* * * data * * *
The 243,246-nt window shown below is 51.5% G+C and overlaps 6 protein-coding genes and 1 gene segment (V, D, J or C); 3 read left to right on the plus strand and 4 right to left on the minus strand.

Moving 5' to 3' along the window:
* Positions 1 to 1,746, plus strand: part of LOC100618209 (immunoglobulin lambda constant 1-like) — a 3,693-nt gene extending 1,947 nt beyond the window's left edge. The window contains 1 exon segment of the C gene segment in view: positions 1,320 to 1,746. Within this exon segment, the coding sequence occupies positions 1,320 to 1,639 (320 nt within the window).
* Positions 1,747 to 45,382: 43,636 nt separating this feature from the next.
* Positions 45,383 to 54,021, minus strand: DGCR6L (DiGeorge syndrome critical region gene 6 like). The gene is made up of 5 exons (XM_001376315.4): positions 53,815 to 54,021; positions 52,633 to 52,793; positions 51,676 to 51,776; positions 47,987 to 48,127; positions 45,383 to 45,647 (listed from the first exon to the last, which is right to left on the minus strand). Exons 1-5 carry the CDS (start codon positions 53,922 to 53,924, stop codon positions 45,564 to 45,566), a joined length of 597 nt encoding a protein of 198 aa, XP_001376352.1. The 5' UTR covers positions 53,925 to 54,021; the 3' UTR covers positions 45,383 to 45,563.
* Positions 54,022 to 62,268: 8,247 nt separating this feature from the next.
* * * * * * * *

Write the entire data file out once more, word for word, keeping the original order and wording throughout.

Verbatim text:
The 243,246-nt window shown below is 51.5% G+C and overlaps 6 protein-coding genes and 1 gene segment (V, D, J or C); 3 read left to right on the plus strand and 4 right to left on the minus strand.

Moving 5' to 3' along the window:
* Positions 1 to 1,746, plus strand: part of LOC100618209 (immunoglobulin lambda constant 1-like) — a 3,693-nt gene extending 1,947 nt beyond the window's left edge. The window contains 1 exon segment of the C gene segment in view: positions 1,320 to 1,746. Within this exon segment, the coding sequence occupies positions 1,320 to 1,639 (320 nt within the window).
* Positions 1,747 to 45,382: 43,636 nt separating this feature from the next.
* Positions 45,383 to 54,021, minus strand: DGCR6L (DiGeorge syndrome critical region gene 6 like). The gene is made up of 5 exons (XM_001376315.4): positions 53,815 to 54,021; positions 52,633 to 52,793; positions 51,676 to 51,776; positions 47,987 to 48,127; positions 45,383 to 45,647 (listed from the first exon to the last, which is right to left on the minus strand). Exons 1-5 carry the CDS (start codon positions 53,922 to 53,924, stop codon positions 45,564 to 45,566), a joined length of 597 nt encoding a protein of 198 aa, XP_001376352.1. The 5' UTR covers positions 53,925 to 54,021; the 3' UTR covers positions 45,383 to 45,563.
* Positions 54,022 to 62,268: 8,247 nt separating this feature from the next.